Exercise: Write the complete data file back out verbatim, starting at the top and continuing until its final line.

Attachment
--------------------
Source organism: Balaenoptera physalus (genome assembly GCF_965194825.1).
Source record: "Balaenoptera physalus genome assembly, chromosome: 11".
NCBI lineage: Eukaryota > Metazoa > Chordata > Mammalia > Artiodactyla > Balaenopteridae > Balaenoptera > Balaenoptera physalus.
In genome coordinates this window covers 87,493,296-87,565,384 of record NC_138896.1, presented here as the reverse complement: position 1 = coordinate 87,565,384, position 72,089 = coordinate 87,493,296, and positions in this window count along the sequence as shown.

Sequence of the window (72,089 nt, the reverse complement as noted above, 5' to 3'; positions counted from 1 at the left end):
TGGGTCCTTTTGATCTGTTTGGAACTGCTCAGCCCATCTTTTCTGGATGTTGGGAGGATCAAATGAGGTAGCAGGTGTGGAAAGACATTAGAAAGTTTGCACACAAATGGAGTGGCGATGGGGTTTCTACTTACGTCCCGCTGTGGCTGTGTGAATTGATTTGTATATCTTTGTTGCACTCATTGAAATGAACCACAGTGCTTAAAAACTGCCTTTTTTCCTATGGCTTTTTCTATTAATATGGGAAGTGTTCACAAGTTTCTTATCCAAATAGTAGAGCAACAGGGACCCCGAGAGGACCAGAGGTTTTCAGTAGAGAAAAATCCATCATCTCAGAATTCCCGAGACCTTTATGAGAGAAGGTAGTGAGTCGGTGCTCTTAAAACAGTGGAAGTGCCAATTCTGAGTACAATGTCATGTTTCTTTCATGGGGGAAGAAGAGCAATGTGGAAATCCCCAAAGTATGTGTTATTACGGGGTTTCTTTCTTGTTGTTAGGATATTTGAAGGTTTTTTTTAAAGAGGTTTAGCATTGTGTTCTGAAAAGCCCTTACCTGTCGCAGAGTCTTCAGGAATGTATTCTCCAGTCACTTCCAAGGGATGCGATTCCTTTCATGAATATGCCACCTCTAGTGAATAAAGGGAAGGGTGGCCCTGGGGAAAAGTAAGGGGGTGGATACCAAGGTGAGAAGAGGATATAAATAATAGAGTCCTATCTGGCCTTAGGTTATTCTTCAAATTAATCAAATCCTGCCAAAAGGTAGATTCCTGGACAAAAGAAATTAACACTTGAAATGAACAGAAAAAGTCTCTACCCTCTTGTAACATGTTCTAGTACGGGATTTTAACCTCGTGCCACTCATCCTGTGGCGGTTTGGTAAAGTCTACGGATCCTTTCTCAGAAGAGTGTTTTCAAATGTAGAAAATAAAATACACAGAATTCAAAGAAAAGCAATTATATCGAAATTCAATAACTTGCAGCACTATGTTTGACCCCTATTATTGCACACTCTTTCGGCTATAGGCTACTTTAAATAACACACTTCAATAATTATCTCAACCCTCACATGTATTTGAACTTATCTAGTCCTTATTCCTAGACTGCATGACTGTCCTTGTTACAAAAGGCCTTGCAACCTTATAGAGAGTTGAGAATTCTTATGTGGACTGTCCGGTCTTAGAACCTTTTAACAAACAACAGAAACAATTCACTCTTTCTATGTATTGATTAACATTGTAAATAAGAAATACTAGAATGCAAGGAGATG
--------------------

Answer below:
Source organism: Balaenoptera physalus (genome assembly GCF_965194825.1).
Source record: "Balaenoptera physalus genome assembly, chromosome: 11".
NCBI lineage: Eukaryota > Metazoa > Chordata > Mammalia > Artiodactyla > Balaenopteridae > Balaenoptera > Balaenoptera physalus.
In genome coordinates this window covers 87,493,296-87,565,384 of record NC_138896.1, presented here as the reverse complement: position 1 = coordinate 87,565,384, position 72,089 = coordinate 87,493,296, and positions in this window count along the sequence as shown.

Sequence of the window (72,089 nt, the reverse complement as noted above, 5' to 3'; positions counted from 1 at the left end):
TGGGTCCTTTTGATCTGTTTGGAACTGCTCAGCCCATCTTTTCTGGATGTTGGGAGGATCAAATGAGGTAGCAGGTGTGGAAAGACATTAGAAAGTTTGCACACAAATGGAGTGGCGATGGGGTTTCTACTTACGTCCCGCTGTGGCTGTGTGAATTGATTTGTATATCTTTGTTGCACTCATTGAAATGAACCACAGTGCTTAAAAACTGCCTTTTTTCCTATGGCTTTTTCTATTAATATGGGAAGTGTTCACAAGTTTCTTATCCAAATAGTAGAGCAACAGGGACCCCGAGAGGACCAGAGGTTTTCAGTAGAGAAAAATCCATCATCTCAGAATTCCCGAGACCTTTATGAGAGAAGGTAGTGAGTCGGTGCTCTTAAAACAGTGGAAGTGCCAATTCTGAGTACAATGTCATGTTTCTTTCATGGGGGAAGAAGAGCAATGTGGAAATCCCCAAAGTATGTGTTATTACGGGGTTTCTTTCTTGTTGTTAGGATATTTGAAGGTTTTTTTTAAAGAGGTTTAGCATTGTGTTCTGAAAAGCCCTTACCTGTCGCAGAGTCTTCAGGAATGTATTCTCCAGTCACTTCCAAGGGATGCGATTCCTTTCATGAATATGCCACCTCTAGTGAATAAAGGGAAGGGTGGCCCTGGGGAAAAGTAAGGGGGTGGATACCAAGGTGAGAAGAGGATATAAATAATAGAGTCCTATCTGGCCTTAGGTTATTCTTCAAATTAATCAAATCCTGCCAAAAGGTAGATTCCTGGACAAAAGAAATTAACACTTGAAATGAACAGAAAAAGTCTCTACCCTCTTGTAACATGTTCTAGTACGGGATTTTAACCTCGTGCCACTCATCCTGTGGCGGTTTGGTAAAGTCTACGGATCCTTTCTCAGAAGAGTGTTTTCAAATGTAGAAAATAAAATACACAGAATTCAAAGAAAAGCAATTATATCGAAATTCAATAACTTGCAGCACTATGTTTGACCCCTATTATTGCACACTCTTTCGGCTATAGGCTACTTTAAATAACACACTTCAATAATTATCTCAACCCTCACATGTATTTGAACTTATCTAGTCCTTATTCCTAGACTGCATGACTGTCCTTGTTACAAAAGGCCTTGCAACCTTATAGAGAGTTGAGAATTCTTATGTGGACTGTCCGGTCTTAGAACCTTTTAACAAACAACAGAAACAATTCACTCTTTCTATGTATTGATTAACATTGTAAATAAGAAATACTAGAATGCAAGGAGATG